Special to The Collegian
Diane M. Blair, California Faculty Association, Fresno State Chapter President
By now most students know that the faculty on our campus and across the 23-campus California State University system are in a labor dispute with CSU management. You’ve seen faculty members wearing red, you’ve read statements regarding possible strike actions in your syllabi, and you’ve probably seen signs around campus about the “Fight for Five.”
So why have you heard faculty saying, “We don’t want to strike, but we will?”
The specific argument is over how much faculty members will be paid. For more than 10 years, the pay of CSU faculty has remained flat and lagged behind inflation. The average faculty member at Fresno State has lost the equivalent of over $13,000 in purchasing power in the last decade, and this is a serious problem for faculty and our families.
This is also a serious problem for CSU students because it’s harder to hire and retain talented faculty for your classes. In addition, more than half of your instructors work on temporary assignments at low pay. Most of them do not get full-time work in the CSU, so they must rush to other jobs or teach classes at other institutions to make ends meet. This disinvestment in faculty is really a disinvestment in the classroom and the university’s core educational mission.
Even with the campus-wide equity program implemented by President Joseph Castro last year, the average earning at Fresno State (what faculty actually take home in their paychecks before taxes) is less than $48,000. The CSU Chancellor’s office likes to talk about average base salaries, but that assumes everyone works full-time. Even when you consider full-time base salaries, the average faculty salary at Fresno State is still less than $63,000. CSU faculty members are by far the lowest paid educators across the state, and that includes not only the University of California system but the community college system and K-12 teachers as well.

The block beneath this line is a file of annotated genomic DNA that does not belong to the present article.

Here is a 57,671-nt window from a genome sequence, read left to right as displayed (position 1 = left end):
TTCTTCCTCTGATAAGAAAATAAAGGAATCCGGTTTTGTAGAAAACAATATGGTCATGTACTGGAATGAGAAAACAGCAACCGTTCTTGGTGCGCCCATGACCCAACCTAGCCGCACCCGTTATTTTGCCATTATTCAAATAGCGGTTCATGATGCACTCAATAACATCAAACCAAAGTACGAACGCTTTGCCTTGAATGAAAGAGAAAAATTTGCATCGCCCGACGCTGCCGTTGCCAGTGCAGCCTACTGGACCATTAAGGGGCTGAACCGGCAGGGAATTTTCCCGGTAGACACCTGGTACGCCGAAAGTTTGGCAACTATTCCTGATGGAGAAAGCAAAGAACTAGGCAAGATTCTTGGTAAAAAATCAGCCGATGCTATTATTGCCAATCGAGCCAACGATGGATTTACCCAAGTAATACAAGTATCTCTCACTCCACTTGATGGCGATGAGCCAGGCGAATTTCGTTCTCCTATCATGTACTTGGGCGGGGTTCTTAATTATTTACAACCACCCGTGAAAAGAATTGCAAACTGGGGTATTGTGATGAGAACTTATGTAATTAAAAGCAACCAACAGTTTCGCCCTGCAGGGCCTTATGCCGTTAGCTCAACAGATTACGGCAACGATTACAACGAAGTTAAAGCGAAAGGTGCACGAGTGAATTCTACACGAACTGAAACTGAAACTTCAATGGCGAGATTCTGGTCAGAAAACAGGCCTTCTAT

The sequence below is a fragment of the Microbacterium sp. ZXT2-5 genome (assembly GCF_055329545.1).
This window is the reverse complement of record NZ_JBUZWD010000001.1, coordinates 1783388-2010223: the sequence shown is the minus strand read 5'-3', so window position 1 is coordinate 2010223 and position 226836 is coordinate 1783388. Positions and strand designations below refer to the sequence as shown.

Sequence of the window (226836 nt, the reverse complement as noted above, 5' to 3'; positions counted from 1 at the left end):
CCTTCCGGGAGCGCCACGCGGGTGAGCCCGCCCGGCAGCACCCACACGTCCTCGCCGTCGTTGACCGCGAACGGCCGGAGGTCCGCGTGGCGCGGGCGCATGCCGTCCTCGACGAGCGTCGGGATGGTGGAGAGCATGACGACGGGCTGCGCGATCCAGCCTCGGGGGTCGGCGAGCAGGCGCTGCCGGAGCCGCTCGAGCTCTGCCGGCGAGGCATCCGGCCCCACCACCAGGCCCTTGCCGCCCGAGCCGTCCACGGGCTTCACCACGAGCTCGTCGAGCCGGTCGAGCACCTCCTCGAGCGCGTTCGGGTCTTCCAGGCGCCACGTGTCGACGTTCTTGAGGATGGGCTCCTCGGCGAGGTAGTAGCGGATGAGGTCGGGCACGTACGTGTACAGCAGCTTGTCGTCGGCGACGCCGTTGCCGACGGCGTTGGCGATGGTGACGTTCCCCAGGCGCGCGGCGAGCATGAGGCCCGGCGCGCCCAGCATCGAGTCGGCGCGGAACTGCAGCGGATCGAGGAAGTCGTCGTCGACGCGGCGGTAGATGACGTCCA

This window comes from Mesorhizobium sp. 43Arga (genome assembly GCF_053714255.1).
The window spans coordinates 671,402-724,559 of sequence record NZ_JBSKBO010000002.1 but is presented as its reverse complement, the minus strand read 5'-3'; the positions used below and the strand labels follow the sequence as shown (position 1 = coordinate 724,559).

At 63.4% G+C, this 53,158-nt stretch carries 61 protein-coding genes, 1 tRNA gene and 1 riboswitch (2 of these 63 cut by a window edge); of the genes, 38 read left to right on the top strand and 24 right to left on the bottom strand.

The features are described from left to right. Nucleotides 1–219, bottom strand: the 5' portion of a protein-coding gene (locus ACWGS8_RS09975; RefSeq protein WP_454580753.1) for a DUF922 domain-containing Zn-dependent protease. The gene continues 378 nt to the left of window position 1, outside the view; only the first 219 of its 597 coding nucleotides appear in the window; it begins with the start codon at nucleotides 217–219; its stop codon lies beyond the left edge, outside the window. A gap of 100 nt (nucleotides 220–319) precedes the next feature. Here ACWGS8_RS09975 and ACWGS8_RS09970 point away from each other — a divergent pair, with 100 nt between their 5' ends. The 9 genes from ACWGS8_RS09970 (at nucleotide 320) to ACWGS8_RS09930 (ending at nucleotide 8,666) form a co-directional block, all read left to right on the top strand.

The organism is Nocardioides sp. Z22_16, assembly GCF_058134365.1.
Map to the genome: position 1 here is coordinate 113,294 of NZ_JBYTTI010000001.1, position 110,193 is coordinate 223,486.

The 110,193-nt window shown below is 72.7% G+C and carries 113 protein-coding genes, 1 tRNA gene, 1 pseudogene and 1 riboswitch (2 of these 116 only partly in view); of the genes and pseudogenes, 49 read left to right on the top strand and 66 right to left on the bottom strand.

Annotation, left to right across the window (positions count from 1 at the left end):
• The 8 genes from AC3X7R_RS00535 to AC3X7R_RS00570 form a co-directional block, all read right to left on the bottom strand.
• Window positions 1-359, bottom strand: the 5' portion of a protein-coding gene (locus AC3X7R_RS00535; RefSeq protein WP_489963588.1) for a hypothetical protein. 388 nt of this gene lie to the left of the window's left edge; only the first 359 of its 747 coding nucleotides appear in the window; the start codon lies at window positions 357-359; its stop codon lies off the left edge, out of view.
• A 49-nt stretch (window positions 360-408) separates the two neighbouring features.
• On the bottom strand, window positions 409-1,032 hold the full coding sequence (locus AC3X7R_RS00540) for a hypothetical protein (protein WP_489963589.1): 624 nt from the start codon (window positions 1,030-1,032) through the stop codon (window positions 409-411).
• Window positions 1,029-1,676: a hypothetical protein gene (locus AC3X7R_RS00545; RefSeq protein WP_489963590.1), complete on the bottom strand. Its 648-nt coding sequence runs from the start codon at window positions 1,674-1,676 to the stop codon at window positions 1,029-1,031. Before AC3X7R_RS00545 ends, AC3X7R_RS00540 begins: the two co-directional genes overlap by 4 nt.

As faculty we care about our students and we want every student to succeed. We want and believe that teaching in the CSU can and should be a solid middle class job that enables us to support our loved ones while we help students get college degrees and secure their own place in the middle class.
We hope a satisfactory resolution will be reached between faculty and CSU management. We will keep students updated throughout the semester regarding any possible strike actions. In the end we believe we must stand up for ourselves and for the importance of our role protecting the university’s core mission. We think this is an important lesson for our students, too. There is a point when people must say, this has to be fixed, and we will not give up until it is fixed.